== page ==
Okay, so you missed the entire first season of Stan Against Evil. There’s no shame in that, per se. But here’s the thing: Season 2 is just around the corner and you don’t want to lag behind. After all, Season 1 had some critical character development, not to mention countless plot twists, and a breathless finale cliffhanger that’s been begging for resolution since last fall. It also had this:


The good news is that you can catch up right now on Hulu. Phew. But if you aren’t streaming yet, here’s a basic primer…

Willards Mill Is Evil

Stan spent his whole career as sheriff oblivious to the fact that his town has a nasty curse. Mostly because his recently-deceased wife was secretly killing demons and keeping Stan alive.

Demons Really Want To Kill Stan

The curse on Willards Mill stipulates that damned souls must hunt and kill each and every town sheriff, or “constable.” Oh, and these demons are shockingly creative.


They Also Want To Kill Evie

Why? Because Evie’s a sheriff too, and the curse on Willard’s Mill doesn’t have a “one at a time” clause. Bummer, Evie.

Stan and Evie Must Work Together

Beating the curse will take two, baby, but that’s easier said than done because Stan doesn’t always seem to give a damn. Damn!


Beware of Goats

It goes without saying for anyone who’s seen the show: If you know that ancient evil wants to kill you, be wary of anything that has cloven feet.


Season 2 Is Lurking

Scary new things are slouching towards Willards Mill. An impending darkness descending on Stan, Evie and their cohort – eviler evil, more demony demons, and whatnot. And if Stan wants to survive, he’ll have to get even Stanlier.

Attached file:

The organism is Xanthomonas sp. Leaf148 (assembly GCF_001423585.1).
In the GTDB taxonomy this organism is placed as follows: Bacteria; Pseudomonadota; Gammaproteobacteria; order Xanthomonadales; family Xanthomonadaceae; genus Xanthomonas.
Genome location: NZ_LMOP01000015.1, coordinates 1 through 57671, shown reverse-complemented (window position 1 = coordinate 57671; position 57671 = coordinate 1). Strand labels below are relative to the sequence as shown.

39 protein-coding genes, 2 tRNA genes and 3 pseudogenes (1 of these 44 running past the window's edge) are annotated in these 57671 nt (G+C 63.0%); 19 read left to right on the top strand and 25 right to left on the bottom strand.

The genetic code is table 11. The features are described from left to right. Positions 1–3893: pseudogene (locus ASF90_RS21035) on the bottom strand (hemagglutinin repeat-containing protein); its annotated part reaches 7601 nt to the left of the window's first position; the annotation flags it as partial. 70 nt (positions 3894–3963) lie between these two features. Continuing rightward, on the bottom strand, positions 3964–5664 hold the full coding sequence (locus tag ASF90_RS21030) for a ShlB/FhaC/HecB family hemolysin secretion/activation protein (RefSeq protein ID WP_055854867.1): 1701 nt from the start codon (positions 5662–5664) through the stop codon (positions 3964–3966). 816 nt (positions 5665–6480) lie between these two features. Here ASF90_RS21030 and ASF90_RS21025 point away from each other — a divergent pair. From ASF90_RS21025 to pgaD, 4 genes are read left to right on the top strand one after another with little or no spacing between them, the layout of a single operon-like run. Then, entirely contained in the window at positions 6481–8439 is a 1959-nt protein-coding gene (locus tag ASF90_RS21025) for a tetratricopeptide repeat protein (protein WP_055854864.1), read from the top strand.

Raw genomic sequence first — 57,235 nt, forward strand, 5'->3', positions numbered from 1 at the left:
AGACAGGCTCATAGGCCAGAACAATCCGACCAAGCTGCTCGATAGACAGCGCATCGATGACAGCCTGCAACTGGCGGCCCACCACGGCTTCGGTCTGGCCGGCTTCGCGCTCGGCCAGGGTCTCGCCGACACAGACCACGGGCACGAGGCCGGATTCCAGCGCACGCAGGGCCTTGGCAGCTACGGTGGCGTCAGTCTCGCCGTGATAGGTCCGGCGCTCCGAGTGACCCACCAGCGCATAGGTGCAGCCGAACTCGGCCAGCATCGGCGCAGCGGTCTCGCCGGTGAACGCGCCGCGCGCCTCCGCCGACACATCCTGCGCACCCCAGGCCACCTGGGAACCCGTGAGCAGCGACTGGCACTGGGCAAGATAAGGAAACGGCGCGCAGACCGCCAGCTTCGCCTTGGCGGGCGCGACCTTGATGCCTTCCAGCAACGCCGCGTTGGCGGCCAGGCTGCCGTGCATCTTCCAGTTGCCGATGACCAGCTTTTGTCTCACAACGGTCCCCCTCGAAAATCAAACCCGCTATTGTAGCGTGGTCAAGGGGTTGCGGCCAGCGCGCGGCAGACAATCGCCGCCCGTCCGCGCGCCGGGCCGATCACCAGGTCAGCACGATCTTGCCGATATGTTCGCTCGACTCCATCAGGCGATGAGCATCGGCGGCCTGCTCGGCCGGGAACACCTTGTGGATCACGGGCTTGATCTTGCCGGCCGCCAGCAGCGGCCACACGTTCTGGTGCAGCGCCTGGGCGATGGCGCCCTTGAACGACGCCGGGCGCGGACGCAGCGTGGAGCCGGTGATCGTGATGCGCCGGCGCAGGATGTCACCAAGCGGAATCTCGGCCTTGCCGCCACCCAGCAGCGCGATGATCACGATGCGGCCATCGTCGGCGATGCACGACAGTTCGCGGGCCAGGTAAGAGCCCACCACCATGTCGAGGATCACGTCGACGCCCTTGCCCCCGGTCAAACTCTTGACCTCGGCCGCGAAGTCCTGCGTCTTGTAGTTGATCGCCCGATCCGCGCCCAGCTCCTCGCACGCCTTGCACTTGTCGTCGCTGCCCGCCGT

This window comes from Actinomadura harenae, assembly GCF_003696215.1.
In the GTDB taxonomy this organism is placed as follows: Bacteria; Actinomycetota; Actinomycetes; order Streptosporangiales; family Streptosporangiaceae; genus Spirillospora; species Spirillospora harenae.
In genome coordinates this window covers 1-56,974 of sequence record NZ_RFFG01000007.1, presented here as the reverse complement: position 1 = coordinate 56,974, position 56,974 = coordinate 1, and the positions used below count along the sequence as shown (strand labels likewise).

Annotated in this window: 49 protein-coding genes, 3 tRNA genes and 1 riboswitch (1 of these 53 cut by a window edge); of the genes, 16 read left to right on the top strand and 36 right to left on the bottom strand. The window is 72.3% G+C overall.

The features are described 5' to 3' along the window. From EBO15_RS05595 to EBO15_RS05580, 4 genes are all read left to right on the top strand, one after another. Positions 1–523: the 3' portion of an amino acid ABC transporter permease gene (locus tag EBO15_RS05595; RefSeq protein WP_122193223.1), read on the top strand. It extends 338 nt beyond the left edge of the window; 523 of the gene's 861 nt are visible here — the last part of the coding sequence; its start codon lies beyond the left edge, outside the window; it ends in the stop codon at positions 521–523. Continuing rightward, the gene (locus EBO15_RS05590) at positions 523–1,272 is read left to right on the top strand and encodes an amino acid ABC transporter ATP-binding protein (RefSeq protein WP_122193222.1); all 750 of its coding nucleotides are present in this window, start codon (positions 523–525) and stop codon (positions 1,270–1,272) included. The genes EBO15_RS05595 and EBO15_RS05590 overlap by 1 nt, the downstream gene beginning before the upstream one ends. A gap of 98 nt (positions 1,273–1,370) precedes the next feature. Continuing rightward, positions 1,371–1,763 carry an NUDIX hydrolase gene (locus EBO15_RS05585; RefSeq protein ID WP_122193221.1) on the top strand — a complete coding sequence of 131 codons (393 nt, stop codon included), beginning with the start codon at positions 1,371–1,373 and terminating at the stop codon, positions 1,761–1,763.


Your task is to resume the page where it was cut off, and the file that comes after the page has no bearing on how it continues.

Stan Against Evil Season 1 is now streaming right now on Hulu.



Reminders that the ’90s were a thing

"The Place We Live" is available for a Jessie Spano-level binge on Comedy Crib.

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GIFs via Giphy

Unless you stopped paying attention to the world at large in 1989, you are of course aware that the ’90s are having their pop cultural second coming. Nobody is more acutely aware of this than Dara Katz and Betsy Kenney, two comedians who met doing improv comedy and have just made their Comedy Crib debut with the hilarious ’90s TV throwback series, The Place We Live.

IFC: How would you describe “The Place We Live” to a fancy network executive you just met in an elevator?

Dara: It’s everything you loved–or loved to hate—from Melrose Place and 90210 but condensed to five minutes, funny (on purpose) and totally absurd.

IFC: How would you describe “The Place We Live” to a drunk friend of a friend you met in a bar?

Betsy: “Hey Todd, why don’t you have a sip of water. Also, I think you’ll love The Place We Live because everyone has issues…just like you, Todd.”


IFC: When you were living through the ’90s, did you think it was television’s golden age or the pop culture apocalypse?

Betsy: I wasn’t sure I knew what it was, I just knew I loved it!

Dara: Same. Was just happy that my parents let me watch. But looking back, the ’90s honored The Teen. And for that, it’s the golden age of pop culture. 

IFC: Which ’90s shows did you mine for the series, and why?

Betsy: Melrose and 90210 for the most part. If you watch an episode of either of those shows you’ll see they’re a comedic gold mine. In one single episode, they cover serious crimes, drug problems, sex and working in a law firm and/or gallery, all while being young, hot and skinny.

Dara: And almost any series we were watching in the ’90s, Full House, Saved By the Bell, My So Called Life has very similar themes, archetypes and really stupid-intense drama. We took from a lot of places. 


IFC: How would you describe each of the show’s characters in terms of their ’90s TV stereotype?

Dara: Autumn (Sunita Mani) is the femme fatale. Robin (Dara Katz) is the book worm (because she wears glasses). Candace (Betsy Kenney) is Corey’s twin and gives great advice and has really great hair. Corey (Casey Jost) is the boy next door/popular guy. Candace and Corey’s parents decided to live in a car so the gang can live in their house. 
Lee (Jonathan Braylock) is the jock.

IFC: Why do you think the world is ready for this series?

Dara: Because everyone’s feeling major ’90s nostalgia right now, and this is that, on steroids while also being a totally new, silly thing.

Delight in the whole season of The Place We Live right now on IFC’s Comedy Crib. It’ll take you back in all the right ways.